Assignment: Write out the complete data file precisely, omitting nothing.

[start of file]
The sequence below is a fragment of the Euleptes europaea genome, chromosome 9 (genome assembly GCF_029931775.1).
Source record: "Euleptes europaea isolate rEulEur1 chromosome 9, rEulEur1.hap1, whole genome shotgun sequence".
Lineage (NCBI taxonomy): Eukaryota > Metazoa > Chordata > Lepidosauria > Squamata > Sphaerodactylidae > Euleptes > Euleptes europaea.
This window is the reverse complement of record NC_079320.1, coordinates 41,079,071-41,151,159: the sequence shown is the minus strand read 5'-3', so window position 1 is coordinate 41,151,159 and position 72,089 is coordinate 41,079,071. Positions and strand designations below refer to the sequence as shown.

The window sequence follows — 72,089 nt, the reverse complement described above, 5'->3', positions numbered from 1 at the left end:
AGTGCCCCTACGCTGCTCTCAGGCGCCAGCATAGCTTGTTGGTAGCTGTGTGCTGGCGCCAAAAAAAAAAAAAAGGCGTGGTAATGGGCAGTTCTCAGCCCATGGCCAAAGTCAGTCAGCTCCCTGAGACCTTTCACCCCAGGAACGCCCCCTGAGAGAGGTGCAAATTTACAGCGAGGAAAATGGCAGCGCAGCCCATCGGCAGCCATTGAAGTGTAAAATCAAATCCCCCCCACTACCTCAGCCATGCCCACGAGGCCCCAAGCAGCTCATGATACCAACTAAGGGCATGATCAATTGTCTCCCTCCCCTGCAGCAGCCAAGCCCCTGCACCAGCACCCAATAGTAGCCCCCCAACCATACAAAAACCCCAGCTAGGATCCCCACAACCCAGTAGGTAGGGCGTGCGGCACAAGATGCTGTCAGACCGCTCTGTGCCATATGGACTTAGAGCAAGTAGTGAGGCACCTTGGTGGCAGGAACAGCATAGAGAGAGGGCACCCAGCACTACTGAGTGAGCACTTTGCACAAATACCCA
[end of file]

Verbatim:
The sequence below is a fragment of the Euleptes europaea genome, chromosome 9 (genome assembly GCF_029931775.1).
Source record: "Euleptes europaea isolate rEulEur1 chromosome 9, rEulEur1.hap1, whole genome shotgun sequence".
Lineage (NCBI taxonomy): Eukaryota > Metazoa > Chordata > Lepidosauria > Squamata > Sphaerodactylidae > Euleptes > Euleptes europaea.
This window is the reverse complement of record NC_079320.1, coordinates 41,079,071-41,151,159: the sequence shown is the minus strand read 5'-3', so window position 1 is coordinate 41,151,159 and position 72,089 is coordinate 41,079,071. Positions and strand designations below refer to the sequence as shown.

The window sequence follows — 72,089 nt, the reverse complement described above, 5'->3', positions numbered from 1 at the left end:
AGTGCCCCTACGCTGCTCTCAGGCGCCAGCATAGCTTGTTGGTAGCTGTGTGCTGGCGCCAAAAAAAAAAAAAAGGCGTGGTAATGGGCAGTTCTCAGCCCATGGCCAAAGTCAGTCAGCTCCCTGAGACCTTTCACCCCAGGAACGCCCCCTGAGAGAGGTGCAAATTTACAGCGAGGAAAATGGCAGCGCAGCCCATCGGCAGCCATTGAAGTGTAAAATCAAATCCCCCCCACTACCTCAGCCATGCCCACGAGGCCCCAAGCAGCTCATGATACCAACTAAGGGCATGATCAATTGTCTCCCTCCCCTGCAGCAGCCAAGCCCCTGCACCAGCACCCAATAGTAGCCCCCCAACCATACAAAAACCCCAGCTAGGATCCCCACAACCCAGTAGGTAGGGCGTGCGGCACAAGATGCTGTCAGACCGCTCTGTGCCATATGGACTTAGAGCAAGTAGTGAGGCACCTTGGTGGCAGGAACAGCATAGAGAGAGGGCACCCAGCACTACTGAGTGAGCACTTTGCACAAATACCCA